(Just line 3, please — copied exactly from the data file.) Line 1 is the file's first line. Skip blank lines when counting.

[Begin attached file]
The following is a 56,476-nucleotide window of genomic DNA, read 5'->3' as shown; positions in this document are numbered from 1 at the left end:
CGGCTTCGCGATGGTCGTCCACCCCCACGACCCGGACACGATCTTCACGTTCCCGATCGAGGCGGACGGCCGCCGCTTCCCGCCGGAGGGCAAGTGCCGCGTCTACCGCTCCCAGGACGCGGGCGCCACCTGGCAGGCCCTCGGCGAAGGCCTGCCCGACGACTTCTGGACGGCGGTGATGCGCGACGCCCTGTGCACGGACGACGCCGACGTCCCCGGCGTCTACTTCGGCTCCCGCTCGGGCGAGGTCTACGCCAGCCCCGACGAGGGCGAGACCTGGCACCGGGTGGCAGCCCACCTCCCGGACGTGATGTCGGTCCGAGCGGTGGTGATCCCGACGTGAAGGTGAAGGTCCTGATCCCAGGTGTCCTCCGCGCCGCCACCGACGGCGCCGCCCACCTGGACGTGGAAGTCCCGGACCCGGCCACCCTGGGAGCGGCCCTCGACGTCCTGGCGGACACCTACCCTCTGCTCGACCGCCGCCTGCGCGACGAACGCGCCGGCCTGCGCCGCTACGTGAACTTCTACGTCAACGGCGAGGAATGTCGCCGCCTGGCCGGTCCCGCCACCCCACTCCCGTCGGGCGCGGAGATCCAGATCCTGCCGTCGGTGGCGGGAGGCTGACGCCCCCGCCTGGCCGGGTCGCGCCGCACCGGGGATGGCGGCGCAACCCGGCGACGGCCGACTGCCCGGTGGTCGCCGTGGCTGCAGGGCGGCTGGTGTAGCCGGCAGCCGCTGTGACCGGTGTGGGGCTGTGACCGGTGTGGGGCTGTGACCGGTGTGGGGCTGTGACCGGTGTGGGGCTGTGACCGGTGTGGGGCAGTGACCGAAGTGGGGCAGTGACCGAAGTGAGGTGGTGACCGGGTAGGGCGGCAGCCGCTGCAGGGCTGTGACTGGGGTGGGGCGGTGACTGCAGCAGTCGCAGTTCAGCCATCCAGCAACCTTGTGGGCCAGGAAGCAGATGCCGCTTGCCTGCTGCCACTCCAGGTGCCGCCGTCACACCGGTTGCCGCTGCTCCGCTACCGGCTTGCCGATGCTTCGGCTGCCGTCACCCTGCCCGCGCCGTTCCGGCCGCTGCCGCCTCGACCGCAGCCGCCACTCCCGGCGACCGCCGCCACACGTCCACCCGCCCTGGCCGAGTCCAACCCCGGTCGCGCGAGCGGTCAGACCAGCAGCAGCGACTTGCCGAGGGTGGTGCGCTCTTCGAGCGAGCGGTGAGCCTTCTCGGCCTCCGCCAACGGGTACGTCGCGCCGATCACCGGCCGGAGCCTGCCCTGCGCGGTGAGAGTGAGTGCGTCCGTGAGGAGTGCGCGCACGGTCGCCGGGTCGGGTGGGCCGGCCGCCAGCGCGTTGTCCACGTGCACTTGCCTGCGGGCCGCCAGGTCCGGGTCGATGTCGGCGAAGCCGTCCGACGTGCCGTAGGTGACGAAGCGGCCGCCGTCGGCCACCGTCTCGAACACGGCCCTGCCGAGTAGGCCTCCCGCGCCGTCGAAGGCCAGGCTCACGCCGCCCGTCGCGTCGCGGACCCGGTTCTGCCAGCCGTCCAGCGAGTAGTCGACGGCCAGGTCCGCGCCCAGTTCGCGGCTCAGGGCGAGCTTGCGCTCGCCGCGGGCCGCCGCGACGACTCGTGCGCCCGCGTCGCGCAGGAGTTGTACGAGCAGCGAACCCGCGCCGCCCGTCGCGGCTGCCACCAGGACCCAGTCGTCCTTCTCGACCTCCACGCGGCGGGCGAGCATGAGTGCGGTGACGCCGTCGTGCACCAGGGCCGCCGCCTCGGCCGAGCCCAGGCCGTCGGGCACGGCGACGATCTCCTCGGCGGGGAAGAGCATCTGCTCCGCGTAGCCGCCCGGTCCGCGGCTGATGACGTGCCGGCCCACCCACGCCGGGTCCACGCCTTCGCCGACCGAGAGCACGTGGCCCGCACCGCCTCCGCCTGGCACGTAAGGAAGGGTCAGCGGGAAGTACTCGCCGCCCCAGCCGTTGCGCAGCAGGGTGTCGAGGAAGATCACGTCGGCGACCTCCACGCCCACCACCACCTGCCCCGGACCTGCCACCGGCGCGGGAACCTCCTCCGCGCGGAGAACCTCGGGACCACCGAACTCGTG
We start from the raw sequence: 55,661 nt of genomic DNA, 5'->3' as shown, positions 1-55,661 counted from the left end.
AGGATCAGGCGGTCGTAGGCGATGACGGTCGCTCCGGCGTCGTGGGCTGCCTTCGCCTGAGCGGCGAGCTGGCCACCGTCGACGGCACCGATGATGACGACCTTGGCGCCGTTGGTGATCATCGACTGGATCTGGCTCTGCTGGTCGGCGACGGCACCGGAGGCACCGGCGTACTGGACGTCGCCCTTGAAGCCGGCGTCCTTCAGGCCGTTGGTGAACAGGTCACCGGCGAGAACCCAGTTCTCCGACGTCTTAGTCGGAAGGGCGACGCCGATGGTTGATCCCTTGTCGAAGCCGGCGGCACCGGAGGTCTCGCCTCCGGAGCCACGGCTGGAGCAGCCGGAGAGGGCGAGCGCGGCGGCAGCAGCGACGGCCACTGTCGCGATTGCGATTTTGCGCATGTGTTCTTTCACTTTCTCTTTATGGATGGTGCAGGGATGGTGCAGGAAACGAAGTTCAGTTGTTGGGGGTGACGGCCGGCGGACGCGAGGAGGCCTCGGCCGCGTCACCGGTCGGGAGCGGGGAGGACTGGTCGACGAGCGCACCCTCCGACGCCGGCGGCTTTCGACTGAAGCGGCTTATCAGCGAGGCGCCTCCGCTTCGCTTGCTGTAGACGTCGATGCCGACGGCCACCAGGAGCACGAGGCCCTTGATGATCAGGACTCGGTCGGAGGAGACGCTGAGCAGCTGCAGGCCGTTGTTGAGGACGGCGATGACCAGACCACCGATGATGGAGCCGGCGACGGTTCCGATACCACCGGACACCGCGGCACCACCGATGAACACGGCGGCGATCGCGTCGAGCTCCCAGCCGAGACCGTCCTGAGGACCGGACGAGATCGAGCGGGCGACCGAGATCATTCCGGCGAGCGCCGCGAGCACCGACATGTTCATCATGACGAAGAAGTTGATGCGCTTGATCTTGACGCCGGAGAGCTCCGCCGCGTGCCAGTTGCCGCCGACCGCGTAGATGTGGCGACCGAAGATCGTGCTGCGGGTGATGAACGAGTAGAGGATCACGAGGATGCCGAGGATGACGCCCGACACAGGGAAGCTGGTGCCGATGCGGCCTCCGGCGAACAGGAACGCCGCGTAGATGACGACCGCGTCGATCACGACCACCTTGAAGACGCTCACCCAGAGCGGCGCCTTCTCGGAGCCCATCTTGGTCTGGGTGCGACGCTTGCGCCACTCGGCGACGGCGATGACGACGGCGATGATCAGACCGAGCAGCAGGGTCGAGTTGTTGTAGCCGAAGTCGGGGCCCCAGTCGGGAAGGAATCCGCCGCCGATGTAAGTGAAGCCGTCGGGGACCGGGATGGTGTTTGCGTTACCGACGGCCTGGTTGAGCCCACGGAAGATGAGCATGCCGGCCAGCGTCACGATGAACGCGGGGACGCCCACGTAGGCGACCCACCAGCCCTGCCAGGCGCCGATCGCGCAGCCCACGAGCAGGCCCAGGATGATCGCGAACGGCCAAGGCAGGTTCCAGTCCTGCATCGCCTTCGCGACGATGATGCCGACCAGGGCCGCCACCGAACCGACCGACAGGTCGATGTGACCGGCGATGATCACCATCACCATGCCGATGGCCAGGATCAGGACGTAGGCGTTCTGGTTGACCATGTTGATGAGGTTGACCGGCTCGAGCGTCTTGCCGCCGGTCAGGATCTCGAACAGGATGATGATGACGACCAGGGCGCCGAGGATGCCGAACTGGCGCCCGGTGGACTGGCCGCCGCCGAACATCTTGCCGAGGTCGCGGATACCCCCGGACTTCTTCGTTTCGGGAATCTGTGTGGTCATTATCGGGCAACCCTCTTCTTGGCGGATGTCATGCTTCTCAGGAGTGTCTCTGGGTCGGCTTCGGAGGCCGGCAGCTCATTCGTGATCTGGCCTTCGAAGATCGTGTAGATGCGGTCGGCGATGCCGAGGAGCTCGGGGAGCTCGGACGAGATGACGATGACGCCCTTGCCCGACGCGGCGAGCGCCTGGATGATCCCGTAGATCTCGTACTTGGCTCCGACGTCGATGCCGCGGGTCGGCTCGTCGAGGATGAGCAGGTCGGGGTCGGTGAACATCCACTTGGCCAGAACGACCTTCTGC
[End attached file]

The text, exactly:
We start from the raw sequence: 55,661 nt of genomic DNA, 5'->3' as shown, positions 1-55,661 counted from the left end.